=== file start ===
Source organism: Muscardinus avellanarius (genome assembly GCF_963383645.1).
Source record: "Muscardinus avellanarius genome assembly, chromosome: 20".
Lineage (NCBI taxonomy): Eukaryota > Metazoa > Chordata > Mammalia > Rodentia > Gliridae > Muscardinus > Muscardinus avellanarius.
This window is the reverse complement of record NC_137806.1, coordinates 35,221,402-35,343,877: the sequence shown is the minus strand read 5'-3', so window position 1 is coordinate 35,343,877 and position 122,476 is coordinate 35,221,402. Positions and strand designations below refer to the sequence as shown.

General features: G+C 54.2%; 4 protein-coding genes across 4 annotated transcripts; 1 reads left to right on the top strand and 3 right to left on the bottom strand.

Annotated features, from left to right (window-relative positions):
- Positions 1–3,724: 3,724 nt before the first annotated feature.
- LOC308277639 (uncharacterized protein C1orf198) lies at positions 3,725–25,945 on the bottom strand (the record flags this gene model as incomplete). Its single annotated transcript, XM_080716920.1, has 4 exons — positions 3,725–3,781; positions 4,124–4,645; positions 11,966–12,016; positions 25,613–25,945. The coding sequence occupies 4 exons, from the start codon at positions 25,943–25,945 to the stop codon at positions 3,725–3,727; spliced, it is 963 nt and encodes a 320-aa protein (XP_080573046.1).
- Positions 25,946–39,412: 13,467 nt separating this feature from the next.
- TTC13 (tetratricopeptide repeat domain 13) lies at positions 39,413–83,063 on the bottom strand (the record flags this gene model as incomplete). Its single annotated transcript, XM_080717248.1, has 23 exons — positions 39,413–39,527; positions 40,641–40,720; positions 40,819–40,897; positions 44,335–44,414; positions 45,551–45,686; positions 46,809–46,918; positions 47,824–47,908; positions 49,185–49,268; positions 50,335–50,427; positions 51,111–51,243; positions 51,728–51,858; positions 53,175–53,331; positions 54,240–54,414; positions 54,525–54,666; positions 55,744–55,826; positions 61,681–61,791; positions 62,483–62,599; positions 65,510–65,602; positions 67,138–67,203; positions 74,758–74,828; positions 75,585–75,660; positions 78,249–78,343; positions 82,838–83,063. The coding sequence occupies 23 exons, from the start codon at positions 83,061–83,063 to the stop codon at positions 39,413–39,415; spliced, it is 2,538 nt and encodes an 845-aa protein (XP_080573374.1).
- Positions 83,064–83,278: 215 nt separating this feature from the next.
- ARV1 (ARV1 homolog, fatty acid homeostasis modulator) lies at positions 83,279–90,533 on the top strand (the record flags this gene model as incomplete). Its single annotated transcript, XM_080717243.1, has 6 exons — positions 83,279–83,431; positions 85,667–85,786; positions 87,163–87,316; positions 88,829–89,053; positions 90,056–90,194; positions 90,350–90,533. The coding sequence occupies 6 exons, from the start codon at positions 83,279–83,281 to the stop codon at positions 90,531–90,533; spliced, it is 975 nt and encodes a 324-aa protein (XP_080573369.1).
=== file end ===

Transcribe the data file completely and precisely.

Source organism: Muscardinus avellanarius (genome assembly GCF_963383645.1).
Source record: "Muscardinus avellanarius genome assembly, chromosome: 20".
Lineage (NCBI taxonomy): Eukaryota > Metazoa > Chordata > Mammalia > Rodentia > Gliridae > Muscardinus > Muscardinus avellanarius.
This window is the reverse complement of record NC_137806.1, coordinates 35,221,402-35,343,877: the sequence shown is the minus strand read 5'-3', so window position 1 is coordinate 35,343,877 and position 122,476 is coordinate 35,221,402. Positions and strand designations below refer to the sequence as shown.

General features: G+C 54.2%; 4 protein-coding genes across 4 annotated transcripts; 1 reads left to right on the top strand and 3 right to left on the bottom strand.

Annotated features, from left to right (window-relative positions):
- Positions 1–3,724: 3,724 nt before the first annotated feature.
- LOC308277639 (uncharacterized protein C1orf198) lies at positions 3,725–25,945 on the bottom strand (the record flags this gene model as incomplete). Its single annotated transcript, XM_080716920.1, has 4 exons — positions 3,725–3,781; positions 4,124–4,645; positions 11,966–12,016; positions 25,613–25,945. The coding sequence occupies 4 exons, from the start codon at positions 25,943–25,945 to the stop codon at positions 3,725–3,727; spliced, it is 963 nt and encodes a 320-aa protein (XP_080573046.1).
- Positions 25,946–39,412: 13,467 nt separating this feature from the next.
- TTC13 (tetratricopeptide repeat domain 13) lies at positions 39,413–83,063 on the bottom strand (the record flags this gene model as incomplete). Its single annotated transcript, XM_080717248.1, has 23 exons — positions 39,413–39,527; positions 40,641–40,720; positions 40,819–40,897; positions 44,335–44,414; positions 45,551–45,686; positions 46,809–46,918; positions 47,824–47,908; positions 49,185–49,268; positions 50,335–50,427; positions 51,111–51,243; positions 51,728–51,858; positions 53,175–53,331; positions 54,240–54,414; positions 54,525–54,666; positions 55,744–55,826; positions 61,681–61,791; positions 62,483–62,599; positions 65,510–65,602; positions 67,138–67,203; positions 74,758–74,828; positions 75,585–75,660; positions 78,249–78,343; positions 82,838–83,063. The coding sequence occupies 23 exons, from the start codon at positions 83,061–83,063 to the stop codon at positions 39,413–39,415; spliced, it is 2,538 nt and encodes an 845-aa protein (XP_080573374.1).
- Positions 83,064–83,278: 215 nt separating this feature from the next.
- ARV1 (ARV1 homolog, fatty acid homeostasis modulator) lies at positions 83,279–90,533 on the top strand (the record flags this gene model as incomplete). Its single annotated transcript, XM_080717243.1, has 6 exons — positions 83,279–83,431; positions 85,667–85,786; positions 87,163–87,316; positions 88,829–89,053; positions 90,056–90,194; positions 90,350–90,533. The coding sequence occupies 6 exons, from the start codon at positions 83,279–83,281 to the stop codon at positions 90,531–90,533; spliced, it is 975 nt and encodes a 324-aa protein (XP_080573369.1).